How to Photograph Chinese New Year
While Hogmanay may seem a distant and bleary memory, the fun is just about to start in East Asia.
The Chinese New Year officially stars around February 19th, and it's celebrated by Chinese people all over the world; meanwhile areas as diverse as Vietnam and Tibet also celebrate their new year in February.
So, even if you can't get over to China this month, most big cities with a community of Chinese descent will be celebrating. Here's a guide to photographing the main attractions.
Street markets and decorations
An 85mm portrait lens is long enough to capture the character of the stall holders without clutter getting in the way, and also take along a telephoto zoom for more distant details.
Details such as street decorations and Chinese calligraphy are great to capture too. When shooting people, focus carefully on the eyes and consider using wide apertures to help blur any distractions in the background.
Telephoto zooms are often good for this, too. Be mindful of composition and try to avoid distractions like cars or bins in the frame, or trees or lamp posts sticking out of people's heads.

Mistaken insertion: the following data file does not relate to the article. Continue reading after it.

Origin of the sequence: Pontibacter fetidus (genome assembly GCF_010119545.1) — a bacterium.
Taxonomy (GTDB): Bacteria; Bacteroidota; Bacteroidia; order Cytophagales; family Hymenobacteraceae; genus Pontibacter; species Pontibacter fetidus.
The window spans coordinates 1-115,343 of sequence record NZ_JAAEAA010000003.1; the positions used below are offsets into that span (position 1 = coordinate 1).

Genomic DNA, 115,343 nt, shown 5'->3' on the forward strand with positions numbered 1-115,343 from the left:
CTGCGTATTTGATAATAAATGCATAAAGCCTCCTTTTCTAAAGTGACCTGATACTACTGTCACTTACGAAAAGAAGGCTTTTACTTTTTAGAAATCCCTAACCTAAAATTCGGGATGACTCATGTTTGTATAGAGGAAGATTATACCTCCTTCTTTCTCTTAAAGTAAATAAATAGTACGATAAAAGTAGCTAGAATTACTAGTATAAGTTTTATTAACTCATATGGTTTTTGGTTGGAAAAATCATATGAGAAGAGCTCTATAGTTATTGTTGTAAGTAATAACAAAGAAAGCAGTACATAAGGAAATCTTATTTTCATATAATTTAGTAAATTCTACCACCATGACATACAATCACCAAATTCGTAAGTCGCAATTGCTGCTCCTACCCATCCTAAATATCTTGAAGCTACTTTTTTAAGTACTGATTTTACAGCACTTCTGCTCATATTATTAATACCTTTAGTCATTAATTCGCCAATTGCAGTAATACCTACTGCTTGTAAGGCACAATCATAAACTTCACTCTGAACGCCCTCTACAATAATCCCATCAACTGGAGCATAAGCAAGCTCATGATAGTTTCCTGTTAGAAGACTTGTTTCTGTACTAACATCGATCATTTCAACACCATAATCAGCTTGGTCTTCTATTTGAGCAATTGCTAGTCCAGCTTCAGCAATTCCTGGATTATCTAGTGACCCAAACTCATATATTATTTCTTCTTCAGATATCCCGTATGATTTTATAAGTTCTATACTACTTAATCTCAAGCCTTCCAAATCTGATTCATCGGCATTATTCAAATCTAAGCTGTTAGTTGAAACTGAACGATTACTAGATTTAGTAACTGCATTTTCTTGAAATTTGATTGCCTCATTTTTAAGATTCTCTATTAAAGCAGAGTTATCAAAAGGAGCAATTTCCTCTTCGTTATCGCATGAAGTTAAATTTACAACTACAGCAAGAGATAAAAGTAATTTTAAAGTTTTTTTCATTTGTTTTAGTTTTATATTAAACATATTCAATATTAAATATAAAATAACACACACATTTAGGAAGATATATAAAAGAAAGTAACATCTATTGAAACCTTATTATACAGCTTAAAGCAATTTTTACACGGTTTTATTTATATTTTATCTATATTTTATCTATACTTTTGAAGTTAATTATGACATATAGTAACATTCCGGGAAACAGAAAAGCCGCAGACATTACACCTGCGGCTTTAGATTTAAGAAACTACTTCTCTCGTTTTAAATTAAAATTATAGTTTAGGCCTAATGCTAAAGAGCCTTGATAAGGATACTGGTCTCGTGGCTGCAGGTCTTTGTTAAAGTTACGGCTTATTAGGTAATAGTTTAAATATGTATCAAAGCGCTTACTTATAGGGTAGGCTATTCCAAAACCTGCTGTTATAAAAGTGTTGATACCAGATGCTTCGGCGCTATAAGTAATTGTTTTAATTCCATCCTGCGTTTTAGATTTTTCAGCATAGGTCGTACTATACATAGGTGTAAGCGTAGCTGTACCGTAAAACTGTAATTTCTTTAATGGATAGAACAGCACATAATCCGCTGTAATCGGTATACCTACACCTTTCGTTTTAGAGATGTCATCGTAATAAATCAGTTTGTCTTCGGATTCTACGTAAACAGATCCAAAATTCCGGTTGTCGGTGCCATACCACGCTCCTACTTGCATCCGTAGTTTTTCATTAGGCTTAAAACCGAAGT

The Dragon and Lion dance
If you're lucky, your local Chinatown will put on a ceremonial dance. The lions and the dragons are very colourful and move quite fast so you will need a wider focal length to soak up all of the scene.
Consider using Continuous AF (AI Servo on Canons) or continuous shooting mode to be sure of capturing the action. If you fire off a burst of shots, remember your card will fill up quicker.
Whatever technique you use make sure you are focussing on the 'creature's' head, preferably the eyes. Another good tip is to slow the shutter speed down, as you get nice motion blur.
Image stabilised lenses or camera bodies make this a LOT easier – try 1/15 second but brace yourself to keep the background sharp. Or, use a lightweight travel tripod but don't annoy the crowds.
The same techniques apply if there is a martial arts demonstration. Higher shutter speeds or burst mode will freeze the action, while slower speeds will creatively convey the lighting speed of the techniques.
Depending how bright they are, consider using manual focus, focussing carefully on a background against which they will go off. Autofocus can easily get confused by so much light and action.
Or, focus on the faces of the people setting them off, and the crowd's reaction, rather than worrying about trying to keep the firecrackers themselves in focus. Consider shooting some video too, as this is a wonderfully noisy event!
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